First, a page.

Writer, activist talks America’s changing racial demographics

DeepaIyer

By: Sarah Rowan, Assistant News Editor

The Towson University Center for Student Diversity welcomed author and nationally-renowned racial justice activist Deepa Iyer to campus Wednesday for a conversation about the changing racial demographics in the United States. These changes are further discussed in her new book, “We Too Sing America: South Asian, Arab, Muslim and Sikh Immigrants Shape Our Multiracial Future.”

“I’m hoping that this book will encourage everyone, regardless of their faith or religious background, to actually engage in more conversations about race in America, especially because the landscape of our country is shifting in terms of the demographics themselves,” Iyer said.

Iyer is an activist, writer and lawyer with a strong commitment to intersectional, community-based racial justice issues within the United States, according to her website. She is the former executive director of South Asian Americans Leading Together (SAALT) and is now the senior fellow at the Center for Social Inclusion based in New York City.

She has authored opinion editorials on issues like the post-9/11 backlash against Muslims, immigration reform and anti-black racism that have been featured in The New York Times, USA Today, The Guardian and Al-Jazeera America.

Iyer began her presentation by discussing post-9/11 America, and how forces of Islamophobia, xenophobia and racial anxiety have created an atmosphere of fear and suspicion within the United States.

She described a process of “double-grieving” for members of South Asian, Arab, Muslim and Sikh communities. In this process, community members not only grieved for the devastation that occurred on 9/11, but also for what their communities have endured as a result of scapegoating during the domestic war on terror.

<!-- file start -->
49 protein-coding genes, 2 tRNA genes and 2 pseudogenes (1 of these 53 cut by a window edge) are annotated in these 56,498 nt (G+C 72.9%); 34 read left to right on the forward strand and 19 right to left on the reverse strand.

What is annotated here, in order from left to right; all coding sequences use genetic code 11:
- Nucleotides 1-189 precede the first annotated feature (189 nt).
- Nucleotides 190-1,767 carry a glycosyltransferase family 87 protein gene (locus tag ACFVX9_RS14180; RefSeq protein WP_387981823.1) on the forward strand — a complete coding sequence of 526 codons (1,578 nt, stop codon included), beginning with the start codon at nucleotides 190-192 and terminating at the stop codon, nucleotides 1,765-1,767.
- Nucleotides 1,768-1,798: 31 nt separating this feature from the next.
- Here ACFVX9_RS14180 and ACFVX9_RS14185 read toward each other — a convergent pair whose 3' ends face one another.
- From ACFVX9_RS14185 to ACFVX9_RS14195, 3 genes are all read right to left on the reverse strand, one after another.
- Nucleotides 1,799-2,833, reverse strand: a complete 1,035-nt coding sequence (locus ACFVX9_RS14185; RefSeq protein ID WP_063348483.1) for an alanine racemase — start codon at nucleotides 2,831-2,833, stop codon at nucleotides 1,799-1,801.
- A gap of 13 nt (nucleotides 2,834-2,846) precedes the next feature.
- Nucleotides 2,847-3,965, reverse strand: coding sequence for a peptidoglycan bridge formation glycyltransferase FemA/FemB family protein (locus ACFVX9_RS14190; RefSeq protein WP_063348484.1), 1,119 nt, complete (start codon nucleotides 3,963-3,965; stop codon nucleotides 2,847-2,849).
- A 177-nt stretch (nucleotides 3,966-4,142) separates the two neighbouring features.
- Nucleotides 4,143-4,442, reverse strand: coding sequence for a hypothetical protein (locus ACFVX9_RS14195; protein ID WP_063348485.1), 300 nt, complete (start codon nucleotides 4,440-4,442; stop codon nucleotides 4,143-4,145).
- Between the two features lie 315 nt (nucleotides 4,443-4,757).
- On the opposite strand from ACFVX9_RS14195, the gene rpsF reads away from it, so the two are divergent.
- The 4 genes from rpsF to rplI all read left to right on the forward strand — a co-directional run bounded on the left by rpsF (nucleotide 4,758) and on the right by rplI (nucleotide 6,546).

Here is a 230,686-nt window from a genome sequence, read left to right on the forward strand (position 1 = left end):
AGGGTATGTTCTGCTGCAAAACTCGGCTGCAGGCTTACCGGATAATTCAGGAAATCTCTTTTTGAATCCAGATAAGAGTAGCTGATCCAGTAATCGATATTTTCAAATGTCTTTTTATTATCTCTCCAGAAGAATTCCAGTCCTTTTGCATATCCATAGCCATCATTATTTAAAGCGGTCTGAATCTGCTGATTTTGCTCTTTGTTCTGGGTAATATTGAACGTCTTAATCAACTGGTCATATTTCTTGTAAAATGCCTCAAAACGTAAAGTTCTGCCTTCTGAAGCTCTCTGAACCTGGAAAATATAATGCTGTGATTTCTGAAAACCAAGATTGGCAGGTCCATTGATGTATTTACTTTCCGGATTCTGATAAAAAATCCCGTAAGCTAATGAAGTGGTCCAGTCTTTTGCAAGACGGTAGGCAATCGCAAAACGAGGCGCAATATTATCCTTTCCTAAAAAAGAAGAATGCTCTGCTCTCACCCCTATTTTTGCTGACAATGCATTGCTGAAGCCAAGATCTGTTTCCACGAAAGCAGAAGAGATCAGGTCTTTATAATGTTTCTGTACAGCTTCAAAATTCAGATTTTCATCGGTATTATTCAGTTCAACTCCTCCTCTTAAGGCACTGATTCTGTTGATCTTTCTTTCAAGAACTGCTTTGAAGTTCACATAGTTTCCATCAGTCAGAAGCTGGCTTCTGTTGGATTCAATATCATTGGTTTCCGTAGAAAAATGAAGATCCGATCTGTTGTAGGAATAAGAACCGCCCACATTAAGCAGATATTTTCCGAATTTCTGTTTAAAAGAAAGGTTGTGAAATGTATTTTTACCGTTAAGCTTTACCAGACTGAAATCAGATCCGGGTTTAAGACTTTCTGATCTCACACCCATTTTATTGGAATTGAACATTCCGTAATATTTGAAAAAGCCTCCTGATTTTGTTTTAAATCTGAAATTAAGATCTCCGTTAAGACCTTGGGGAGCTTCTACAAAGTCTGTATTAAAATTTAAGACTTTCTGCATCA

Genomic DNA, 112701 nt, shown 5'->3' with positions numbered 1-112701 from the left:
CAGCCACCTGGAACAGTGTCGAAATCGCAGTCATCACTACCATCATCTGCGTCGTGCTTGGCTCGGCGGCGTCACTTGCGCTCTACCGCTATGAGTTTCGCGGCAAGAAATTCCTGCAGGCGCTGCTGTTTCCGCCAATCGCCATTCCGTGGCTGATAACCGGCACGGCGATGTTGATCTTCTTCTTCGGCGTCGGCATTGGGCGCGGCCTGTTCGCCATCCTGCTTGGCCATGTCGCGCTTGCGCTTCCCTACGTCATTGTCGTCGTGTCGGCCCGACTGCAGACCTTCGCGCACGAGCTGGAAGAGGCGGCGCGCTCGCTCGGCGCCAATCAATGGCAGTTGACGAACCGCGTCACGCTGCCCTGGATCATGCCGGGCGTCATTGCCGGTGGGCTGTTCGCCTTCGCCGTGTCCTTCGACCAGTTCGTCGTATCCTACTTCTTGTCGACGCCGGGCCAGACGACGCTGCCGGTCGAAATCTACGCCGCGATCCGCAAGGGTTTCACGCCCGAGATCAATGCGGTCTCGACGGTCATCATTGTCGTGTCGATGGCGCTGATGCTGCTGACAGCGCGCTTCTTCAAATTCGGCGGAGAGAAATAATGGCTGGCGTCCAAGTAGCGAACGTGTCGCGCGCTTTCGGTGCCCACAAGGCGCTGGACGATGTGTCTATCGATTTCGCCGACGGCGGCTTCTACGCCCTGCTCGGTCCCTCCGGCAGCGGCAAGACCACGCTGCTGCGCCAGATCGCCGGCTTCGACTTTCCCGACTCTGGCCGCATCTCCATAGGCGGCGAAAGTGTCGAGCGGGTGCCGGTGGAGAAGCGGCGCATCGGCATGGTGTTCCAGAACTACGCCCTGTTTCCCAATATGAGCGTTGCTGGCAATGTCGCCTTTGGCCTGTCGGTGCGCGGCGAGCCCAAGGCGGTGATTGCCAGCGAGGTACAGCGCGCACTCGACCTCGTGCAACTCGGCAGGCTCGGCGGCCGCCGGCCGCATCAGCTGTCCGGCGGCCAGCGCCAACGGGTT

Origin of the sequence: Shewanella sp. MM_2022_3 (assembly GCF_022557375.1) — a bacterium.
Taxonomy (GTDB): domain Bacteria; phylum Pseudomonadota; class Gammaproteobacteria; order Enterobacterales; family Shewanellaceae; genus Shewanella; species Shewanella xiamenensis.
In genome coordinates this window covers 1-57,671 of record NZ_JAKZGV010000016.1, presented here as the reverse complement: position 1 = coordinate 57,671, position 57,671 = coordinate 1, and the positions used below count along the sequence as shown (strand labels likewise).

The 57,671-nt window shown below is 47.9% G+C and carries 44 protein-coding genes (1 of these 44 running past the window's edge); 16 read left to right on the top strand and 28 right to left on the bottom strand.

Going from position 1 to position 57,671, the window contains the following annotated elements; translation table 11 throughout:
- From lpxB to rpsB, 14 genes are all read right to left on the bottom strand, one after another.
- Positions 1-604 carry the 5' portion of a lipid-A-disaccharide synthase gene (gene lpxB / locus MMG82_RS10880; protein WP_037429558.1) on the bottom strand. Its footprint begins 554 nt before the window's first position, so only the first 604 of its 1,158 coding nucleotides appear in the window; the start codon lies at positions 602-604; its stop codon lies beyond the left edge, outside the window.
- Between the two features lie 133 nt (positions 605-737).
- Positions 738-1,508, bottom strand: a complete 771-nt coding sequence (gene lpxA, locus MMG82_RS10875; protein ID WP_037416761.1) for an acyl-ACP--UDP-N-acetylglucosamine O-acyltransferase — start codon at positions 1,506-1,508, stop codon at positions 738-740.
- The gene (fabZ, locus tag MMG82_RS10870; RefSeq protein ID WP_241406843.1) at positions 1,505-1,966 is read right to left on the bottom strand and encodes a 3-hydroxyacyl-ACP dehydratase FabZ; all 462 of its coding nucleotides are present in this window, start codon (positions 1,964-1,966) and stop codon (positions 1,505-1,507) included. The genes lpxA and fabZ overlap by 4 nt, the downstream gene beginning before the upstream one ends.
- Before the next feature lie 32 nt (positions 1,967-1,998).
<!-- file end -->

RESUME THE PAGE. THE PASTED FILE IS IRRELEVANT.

Iyer continued by discussing the racism, bias and discrimination that come from not only individual members of society, but from corporations and institutions as well.

“It’s structural in nature,” Iyer said. “What this means is that national security has become a blanket justification to target and profile particular communities. We have this combination of hate violence and discrimination, along with state and government policies… to create a situation where many of our community members feel like we are being under target, scrutiny and threat in our own country.”

One example of hate violence and racial discrimination that Iyer cited was the case of Balbir Singh Sodhi. Sodhi, a Sikh, was fatally shot outside of a gas station in Mesa, Arizona just a few days after the attacks on 9/11.

Iyer discussed the February 2015 killings of North Carolina college students Deah Shaddy Barakat, Yusor Abu-Salha and Razan Abu-Salha in Chapel Hill, as well as the story of 14-year-old Ahmed Mohamed, who was arrested in Texas for bringing a clock to school, which authorities said resembled a bomb.
Iyer also read a passage from her book that described the scene and aftermath of the 2012 Oak Creek, Wisconsin, shooting in a Sikh temple through the eyes of the son of one of its six victims.

She ended her presentation by describing the future of America’s racial demographics, and said that by 2043, people of color will comprise the majority population in the United States. She urged people to talk more about race and diversity as intersectional identities.

“Diversity just by itself isn’t going to mean enough if we don’t actually have inclusion and justice as well,” Iyer said.

The presentation was followed by the reflections of two youth activists, University of Maryland, College Park graduate Shani Banks and University of Maryland, Baltimore student Yves Gomes.

Banks, an advocate of minority-focused social justice action, entered into social activism as vice president of the Muslim Student Association at UMD, where she opposed a screening of the movie “American Sniper” on campus. The movie has notably led to an increase in sentiments of Islamophobia within the United States.
Gomes, an undocumented immigrant from India, reflected on his experience going through the deportation process. While he was eventually not deported, both of his parents were detained and deported in 2009, Gomes said.

During the event, Towson Muslim Student Association Interim President Amr Rawi encouraged people to educate themselves in order to rise from the events of 9/11.

“Moving forward, we have to learn, think and educate each other,” Rawi said. “I am a student. I am a Muslim. I am an American, and I am so much more. I too, sing America.”

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